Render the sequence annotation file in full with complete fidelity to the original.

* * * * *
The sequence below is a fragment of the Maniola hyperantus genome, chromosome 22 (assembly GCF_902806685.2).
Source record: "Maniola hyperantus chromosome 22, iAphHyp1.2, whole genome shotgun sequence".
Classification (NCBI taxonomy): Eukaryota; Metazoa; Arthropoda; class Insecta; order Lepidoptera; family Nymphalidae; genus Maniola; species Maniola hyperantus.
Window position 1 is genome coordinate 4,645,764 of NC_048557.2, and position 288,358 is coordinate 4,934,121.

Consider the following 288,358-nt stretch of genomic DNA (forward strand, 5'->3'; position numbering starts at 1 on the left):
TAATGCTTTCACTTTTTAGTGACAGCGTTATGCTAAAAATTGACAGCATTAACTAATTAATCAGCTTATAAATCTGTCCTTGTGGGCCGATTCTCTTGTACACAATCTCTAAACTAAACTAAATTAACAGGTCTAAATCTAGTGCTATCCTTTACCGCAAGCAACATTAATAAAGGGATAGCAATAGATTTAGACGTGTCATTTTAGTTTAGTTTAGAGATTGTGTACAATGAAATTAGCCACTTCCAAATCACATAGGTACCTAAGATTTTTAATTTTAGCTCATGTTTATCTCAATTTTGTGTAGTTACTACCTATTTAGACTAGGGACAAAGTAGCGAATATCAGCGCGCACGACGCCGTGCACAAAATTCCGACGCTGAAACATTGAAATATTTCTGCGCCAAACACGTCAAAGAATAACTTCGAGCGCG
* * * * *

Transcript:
The sequence below is a fragment of the Maniola hyperantus genome, chromosome 22 (assembly GCF_902806685.2).
Source record: "Maniola hyperantus chromosome 22, iAphHyp1.2, whole genome shotgun sequence".
Classification (NCBI taxonomy): Eukaryota; Metazoa; Arthropoda; class Insecta; order Lepidoptera; family Nymphalidae; genus Maniola; species Maniola hyperantus.
Window position 1 is genome coordinate 4,645,764 of NC_048557.2, and position 288,358 is coordinate 4,934,121.

Consider the following 288,358-nt stretch of genomic DNA (forward strand, 5'->3'; position numbering starts at 1 on the left):
TAATGCTTTCACTTTTTAGTGACAGCGTTATGCTAAAAATTGACAGCATTAACTAATTAATCAGCTTATAAATCTGTCCTTGTGGGCCGATTCTCTTGTACACAATCTCTAAACTAAACTAAATTAACAGGTCTAAATCTAGTGCTATCCTTTACCGCAAGCAACATTAATAAAGGGATAGCAATAGATTTAGACGTGTCATTTTAGTTTAGTTTAGAGATTGTGTACAATGAAATTAGCCACTTCCAAATCACATAGGTACCTAAGATTTTTAATTTTAGCTCATGTTTATCTCAATTTTGTGTAGTTACTACCTATTTAGACTAGGGACAAAGTAGCGAATATCAGCGCGCACGACGCCGTGCACAAAATTCCGACGCTGAAACATTGAAATATTTCTGCGCCAAACACGTCAAAGAATAACTTCGAGCGCG